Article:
Is taking bread from the mouths of those who labor to feed the appetites of able-bodied adults who decline to work your idea of economic justice?
Or of injustice?
A recent Cato Institute study by Michael Tanner and Charles Hughes found that welfare benefits exceed the minimum wage for workers in 35 states. In 15 states, welfare benefits top $31,200 annually — equivalent to the $15 an hour minimum wage that SEIU and other unions are promoting for fast-food workers.
In short, at the lowest rungs of the economy, one can make more money not working.
The Washington Post’s Charles Lane advances another aspect of economic justice in a recent column suggesting that while some wealth is merited, the bulk of the wealth swirling about in the nation’s capital is not earned, but wrested from a system where insider politics meets crony capitalism.
And Lane notes that “too many of our public institutions — from Congress to big-city school systems — have been captured by rent-seeking interest groups,” warning broadly that, “Various societies have grown free and prosperous by many different methods; dividing up existing wealth according to political connections is not one of them.”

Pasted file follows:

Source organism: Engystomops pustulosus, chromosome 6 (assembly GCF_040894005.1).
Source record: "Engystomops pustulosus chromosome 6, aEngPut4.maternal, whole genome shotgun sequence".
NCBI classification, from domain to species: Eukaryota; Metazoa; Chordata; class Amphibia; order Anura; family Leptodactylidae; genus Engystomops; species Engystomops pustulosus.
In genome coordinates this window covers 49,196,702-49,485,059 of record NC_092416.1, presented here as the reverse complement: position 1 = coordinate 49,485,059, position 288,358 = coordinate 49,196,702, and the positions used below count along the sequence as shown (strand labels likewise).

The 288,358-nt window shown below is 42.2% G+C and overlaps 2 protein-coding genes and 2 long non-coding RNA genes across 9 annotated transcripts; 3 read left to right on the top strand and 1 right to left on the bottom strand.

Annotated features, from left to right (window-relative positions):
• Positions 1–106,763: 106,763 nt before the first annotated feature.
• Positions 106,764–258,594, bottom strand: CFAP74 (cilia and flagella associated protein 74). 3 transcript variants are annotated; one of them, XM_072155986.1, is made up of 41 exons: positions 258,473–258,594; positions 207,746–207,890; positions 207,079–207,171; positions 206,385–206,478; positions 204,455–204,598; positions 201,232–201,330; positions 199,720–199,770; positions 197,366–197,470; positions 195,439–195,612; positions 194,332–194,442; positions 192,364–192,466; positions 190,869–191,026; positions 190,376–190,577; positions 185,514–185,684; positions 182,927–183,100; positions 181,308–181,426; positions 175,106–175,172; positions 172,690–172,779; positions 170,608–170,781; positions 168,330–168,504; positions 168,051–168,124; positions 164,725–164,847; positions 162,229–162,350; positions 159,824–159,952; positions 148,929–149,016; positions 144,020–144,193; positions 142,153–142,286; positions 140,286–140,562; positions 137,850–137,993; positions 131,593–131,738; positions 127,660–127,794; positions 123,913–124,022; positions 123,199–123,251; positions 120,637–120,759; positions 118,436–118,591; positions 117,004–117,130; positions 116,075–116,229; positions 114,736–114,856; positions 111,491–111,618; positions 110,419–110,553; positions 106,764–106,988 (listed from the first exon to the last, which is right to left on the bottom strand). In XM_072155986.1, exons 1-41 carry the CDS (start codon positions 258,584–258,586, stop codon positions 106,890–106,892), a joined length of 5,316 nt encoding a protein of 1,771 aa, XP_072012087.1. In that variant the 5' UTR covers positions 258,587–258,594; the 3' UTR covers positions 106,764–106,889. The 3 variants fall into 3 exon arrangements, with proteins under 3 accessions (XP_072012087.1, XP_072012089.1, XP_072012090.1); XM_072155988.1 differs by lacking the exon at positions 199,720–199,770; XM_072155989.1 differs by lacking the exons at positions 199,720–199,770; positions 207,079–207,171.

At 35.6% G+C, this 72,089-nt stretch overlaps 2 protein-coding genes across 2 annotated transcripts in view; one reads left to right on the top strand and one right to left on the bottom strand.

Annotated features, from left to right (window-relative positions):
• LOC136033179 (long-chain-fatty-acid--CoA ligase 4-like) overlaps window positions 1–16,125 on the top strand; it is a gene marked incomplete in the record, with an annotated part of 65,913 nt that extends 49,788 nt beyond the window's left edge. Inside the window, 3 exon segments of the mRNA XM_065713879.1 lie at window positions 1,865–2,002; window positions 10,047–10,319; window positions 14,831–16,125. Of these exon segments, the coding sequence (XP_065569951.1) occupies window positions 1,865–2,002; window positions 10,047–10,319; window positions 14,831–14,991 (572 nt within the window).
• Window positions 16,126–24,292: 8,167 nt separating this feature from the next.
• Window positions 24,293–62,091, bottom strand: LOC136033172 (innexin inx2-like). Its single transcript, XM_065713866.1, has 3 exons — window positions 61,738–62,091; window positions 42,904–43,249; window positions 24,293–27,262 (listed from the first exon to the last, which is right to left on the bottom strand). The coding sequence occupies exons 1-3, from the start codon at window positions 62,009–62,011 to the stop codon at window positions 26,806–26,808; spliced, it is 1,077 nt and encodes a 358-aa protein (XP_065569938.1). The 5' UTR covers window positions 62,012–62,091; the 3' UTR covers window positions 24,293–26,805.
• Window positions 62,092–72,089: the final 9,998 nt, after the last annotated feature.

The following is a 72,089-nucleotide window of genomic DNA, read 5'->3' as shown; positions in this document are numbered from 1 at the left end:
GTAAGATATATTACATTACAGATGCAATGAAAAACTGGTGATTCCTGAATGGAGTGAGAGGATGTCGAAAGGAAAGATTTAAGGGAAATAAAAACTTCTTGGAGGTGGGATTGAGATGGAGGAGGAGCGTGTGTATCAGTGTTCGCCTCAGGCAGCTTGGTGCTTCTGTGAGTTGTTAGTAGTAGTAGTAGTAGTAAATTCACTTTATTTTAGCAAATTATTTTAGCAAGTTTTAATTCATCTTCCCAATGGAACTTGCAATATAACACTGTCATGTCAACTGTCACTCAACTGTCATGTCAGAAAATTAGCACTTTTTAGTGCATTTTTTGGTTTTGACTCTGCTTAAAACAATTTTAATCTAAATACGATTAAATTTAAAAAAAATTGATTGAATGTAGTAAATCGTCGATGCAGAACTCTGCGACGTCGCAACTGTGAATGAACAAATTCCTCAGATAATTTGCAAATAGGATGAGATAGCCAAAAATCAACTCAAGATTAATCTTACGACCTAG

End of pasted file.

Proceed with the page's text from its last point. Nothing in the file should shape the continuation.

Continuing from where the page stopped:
Yesterday at Townhall, I embraced the idea of economic justice, calling for a healthy dose of it, namely:
- Stop making welfare pay better than work;
- End government subsidies to cronies, farmers, everyone;
- Let people create new businesses by ending licensing laws and regulations that serve only to block needed competition.
That’s economic justice.
Not futzing about trying to make us “equal,” but making the basic rules equitable.
This is Common Sense. I’m Paul Jacob.